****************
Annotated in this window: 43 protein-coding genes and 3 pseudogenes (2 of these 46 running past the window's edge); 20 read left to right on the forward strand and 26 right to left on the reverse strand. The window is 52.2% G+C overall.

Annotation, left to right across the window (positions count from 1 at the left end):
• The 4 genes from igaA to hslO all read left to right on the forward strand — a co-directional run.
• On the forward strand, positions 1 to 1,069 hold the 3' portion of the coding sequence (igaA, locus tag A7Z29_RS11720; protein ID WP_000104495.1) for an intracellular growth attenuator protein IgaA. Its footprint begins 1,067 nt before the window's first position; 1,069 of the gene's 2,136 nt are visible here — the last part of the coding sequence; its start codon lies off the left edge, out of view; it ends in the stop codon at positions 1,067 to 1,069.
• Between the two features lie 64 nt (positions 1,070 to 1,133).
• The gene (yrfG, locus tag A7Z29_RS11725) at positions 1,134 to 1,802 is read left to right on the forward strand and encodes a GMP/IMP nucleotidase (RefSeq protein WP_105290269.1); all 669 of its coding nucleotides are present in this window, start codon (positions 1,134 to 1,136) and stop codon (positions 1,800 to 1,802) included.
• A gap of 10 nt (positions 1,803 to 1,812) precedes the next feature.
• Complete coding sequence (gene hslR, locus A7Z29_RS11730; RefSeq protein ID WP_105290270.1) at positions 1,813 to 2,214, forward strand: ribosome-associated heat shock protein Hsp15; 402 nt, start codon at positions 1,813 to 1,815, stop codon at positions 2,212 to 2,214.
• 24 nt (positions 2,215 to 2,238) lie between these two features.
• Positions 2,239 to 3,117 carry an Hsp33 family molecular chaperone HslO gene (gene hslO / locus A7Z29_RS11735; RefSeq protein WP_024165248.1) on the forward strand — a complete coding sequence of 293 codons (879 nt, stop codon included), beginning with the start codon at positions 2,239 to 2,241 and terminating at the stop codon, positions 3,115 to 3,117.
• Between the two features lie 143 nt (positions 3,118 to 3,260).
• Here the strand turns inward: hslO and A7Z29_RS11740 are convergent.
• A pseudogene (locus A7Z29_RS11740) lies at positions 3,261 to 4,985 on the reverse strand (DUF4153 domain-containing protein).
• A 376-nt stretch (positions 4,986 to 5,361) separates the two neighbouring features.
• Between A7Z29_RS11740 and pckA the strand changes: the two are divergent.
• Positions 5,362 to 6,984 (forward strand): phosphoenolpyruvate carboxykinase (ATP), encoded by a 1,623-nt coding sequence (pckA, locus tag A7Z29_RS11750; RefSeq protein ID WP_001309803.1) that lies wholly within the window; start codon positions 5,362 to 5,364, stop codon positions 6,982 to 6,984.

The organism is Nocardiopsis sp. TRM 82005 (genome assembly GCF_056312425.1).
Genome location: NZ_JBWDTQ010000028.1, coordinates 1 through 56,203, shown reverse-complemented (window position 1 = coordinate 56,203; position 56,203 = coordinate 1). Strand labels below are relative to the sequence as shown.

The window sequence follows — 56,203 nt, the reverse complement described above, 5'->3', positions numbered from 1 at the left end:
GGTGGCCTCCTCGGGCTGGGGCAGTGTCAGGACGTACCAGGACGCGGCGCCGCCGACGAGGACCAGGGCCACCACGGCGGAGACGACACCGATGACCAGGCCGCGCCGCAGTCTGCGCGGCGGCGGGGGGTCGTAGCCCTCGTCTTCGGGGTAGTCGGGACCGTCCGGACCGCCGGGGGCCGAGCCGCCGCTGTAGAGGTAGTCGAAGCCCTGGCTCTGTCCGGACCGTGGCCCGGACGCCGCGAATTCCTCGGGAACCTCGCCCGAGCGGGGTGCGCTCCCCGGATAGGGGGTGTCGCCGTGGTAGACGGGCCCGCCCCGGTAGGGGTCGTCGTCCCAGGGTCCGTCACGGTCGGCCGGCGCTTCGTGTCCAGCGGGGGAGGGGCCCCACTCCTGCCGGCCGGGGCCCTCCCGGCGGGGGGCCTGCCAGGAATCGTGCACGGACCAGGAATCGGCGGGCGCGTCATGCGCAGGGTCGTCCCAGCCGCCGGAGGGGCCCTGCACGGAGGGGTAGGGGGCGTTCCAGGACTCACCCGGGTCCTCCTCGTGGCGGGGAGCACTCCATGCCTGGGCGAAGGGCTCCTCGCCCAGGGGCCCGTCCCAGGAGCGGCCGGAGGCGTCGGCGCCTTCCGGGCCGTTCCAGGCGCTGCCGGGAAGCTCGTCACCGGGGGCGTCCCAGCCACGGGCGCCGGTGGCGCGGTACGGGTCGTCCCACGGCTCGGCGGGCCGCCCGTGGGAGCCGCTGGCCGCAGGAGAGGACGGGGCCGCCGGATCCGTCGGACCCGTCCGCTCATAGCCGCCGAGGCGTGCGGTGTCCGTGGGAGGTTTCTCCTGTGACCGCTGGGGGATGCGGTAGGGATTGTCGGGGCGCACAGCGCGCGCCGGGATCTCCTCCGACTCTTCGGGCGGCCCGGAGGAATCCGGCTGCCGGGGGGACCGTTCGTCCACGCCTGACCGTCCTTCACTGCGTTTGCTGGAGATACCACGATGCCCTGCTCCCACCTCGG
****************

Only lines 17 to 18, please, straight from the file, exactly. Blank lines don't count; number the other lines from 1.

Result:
The organism is Nocardiopsis sp. TRM 82005 (genome assembly GCF_056312425.1).
Genome location: NZ_JBWDTQ010000028.1, coordinates 1 through 56,203, shown reverse-complemented (window position 1 = coordinate 56,203; position 56,203 = coordinate 1). Strand labels below are relative to the sequence as shown.